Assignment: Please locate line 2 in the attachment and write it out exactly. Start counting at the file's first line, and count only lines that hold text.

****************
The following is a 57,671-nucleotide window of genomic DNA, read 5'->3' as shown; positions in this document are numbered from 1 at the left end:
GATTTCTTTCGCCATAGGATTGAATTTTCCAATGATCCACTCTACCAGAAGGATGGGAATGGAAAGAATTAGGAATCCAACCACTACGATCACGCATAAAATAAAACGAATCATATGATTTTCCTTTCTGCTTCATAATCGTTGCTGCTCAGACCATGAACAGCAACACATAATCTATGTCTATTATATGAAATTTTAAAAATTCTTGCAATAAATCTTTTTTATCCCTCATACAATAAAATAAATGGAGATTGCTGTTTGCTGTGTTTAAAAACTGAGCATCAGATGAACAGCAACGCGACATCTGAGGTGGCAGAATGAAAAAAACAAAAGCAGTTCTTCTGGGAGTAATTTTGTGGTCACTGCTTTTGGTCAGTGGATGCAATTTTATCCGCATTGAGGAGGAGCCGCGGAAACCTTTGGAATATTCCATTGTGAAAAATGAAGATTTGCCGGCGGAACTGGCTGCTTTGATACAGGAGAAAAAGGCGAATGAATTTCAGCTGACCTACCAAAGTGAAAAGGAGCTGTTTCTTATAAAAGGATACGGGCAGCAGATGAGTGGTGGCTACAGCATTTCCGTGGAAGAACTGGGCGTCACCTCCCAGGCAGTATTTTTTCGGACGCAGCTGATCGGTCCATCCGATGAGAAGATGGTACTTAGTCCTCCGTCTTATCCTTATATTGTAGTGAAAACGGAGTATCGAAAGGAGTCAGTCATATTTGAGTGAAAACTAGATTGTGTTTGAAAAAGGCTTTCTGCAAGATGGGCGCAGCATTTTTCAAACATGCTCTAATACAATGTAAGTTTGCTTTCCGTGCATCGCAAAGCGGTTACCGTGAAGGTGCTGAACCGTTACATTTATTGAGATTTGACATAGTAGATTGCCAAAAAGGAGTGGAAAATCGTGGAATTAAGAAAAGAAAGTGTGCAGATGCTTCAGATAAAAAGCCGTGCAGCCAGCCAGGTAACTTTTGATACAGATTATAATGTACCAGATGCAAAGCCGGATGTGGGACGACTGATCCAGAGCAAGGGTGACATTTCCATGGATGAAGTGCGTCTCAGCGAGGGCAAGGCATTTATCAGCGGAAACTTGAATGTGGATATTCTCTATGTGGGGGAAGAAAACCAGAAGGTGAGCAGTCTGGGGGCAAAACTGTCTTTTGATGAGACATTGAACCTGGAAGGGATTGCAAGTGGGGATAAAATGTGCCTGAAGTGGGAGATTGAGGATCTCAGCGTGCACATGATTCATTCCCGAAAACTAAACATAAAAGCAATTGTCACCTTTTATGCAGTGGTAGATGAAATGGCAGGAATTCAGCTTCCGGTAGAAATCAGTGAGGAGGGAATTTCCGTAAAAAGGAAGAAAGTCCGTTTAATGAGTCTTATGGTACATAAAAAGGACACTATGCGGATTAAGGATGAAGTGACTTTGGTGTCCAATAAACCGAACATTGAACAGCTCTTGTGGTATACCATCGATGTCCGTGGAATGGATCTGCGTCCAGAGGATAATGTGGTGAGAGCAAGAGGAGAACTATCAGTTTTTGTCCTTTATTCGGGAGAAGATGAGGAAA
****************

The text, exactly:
GATTTCTTTCGCCATAGGATTGAATTTTCCAATGATCCACTCTACCAGAAGGATGGGAATGGAAAGAATTAGGAATCCAACCACTACGATCACGCATAAAATAAAACGAATCATATGATTTTCCTTTCTGCTTCATAATCGTTGCTGCTCAGACCATGAACAGCAACACATAATCTATGTCTATTATATGAAATTTTAAAAATTCTTGCAATAAATCTTTTTTATCCCTCATACAATAAAATAAATGGAGATTGCTGTTTGCTGTGTTTAAAAACTGAGCATCAGATGAACAGCAACGCGACATCTGAGGTGGCAGAATGAAAAAAACAAAAGCAGTTCTTCTGGGAGTAATTTTGTGGTCACTGCTTTTGGTCAGTGGATGCAATTTTATCCGCATTGAGGAGGAGCCGCGGAAACCTTTGGAATATTCCATTGTGAAAAATGAAGATTTGCCGGCGGAACTGGCTGCTTTGATACAGGAGAAAAAGGCGAATGAATTTCAGCTGACCTACCAAAGTGAAAAGGAGCTGTTTCTTATAAAAGGATACGGGCAGCAGATGAGTGGTGGCTACAGCATTTCCGTGGAAGAACTGGGCGTCACCTCCCAGGCAGTATTTTTTCGGACGCAGCTGATCGGTCCATCCGATGAGAAGATGGTACTTAGTCCTCCGTCTTATCCTTATATTGTAGTGAAAACGGAGTATCGAAAGGAGTCAGTCATATTTGAGTGAAAACTAGATTGTGTTTGAAAAAGGCTTTCTGCAAGATGGGCGCAGCATTTTTCAAACATGCTCTAATACAATGTAAGTTTGCTTTCCGTGCATCGCAAAGCGGTTACCGTGAAGGTGCTGAACCGTTACATTTATTGAGATTTGACATAGTAGATTGCCAAAAAGGAGTGGAAAATCGTGGAATTAAGAAAAGAAAGTGTGCAGATGCTTCAGATAAAAAGCCGTGCAGCCAGCCAGGTAACTTTTGATACAGATTATAATGTACCAGATGCAAAGCCGGATGTGGGACGACTGATCCAGAGCAAGGGTGACATTTCCATGGATGAAGTGCGTCTCAGCGAGGGCAAGGCATTTATCAGCGGAAACTTGAATGTGGATATTCTCTATGTGGGGGAAGAAAACCAGAAGGTGAGCAGTCTGGGGGCAAAACTGTCTTTTGATGAGACATTGAACCTGGAAGGGATTGCAAGTGGGGATAAAATGTGCCTGAAGTGGGAGATTGAGGATCTCAGCGTGCACATGATTCATTCCCGAAAACTAAACATAAAAGCAATTGTCACCTTTTATGCAGTGGTAGATGAAATGGCAGGAATTCAGCTTCCGGTAGAAATCAGTGAGGAGGGAATTTCCGTAAAAAGGAAGAAAGTCCGTTTAATGAGTCTTATGGTACATAAAAAGGACACTATGCGGATTAAGGATGAAGTGACTTTGGTGTCCAATAAACCGAACATTGAACAGCTCTTGTGGTATACCATCGATGTCCGTGGAATGGATCTGCGTCCAGAGGATAATGTGGTGAGAGCAAGAGGAGAACTATCAGTTTTTGTCCTTTATTCGGGAGAAGATGAGGAAA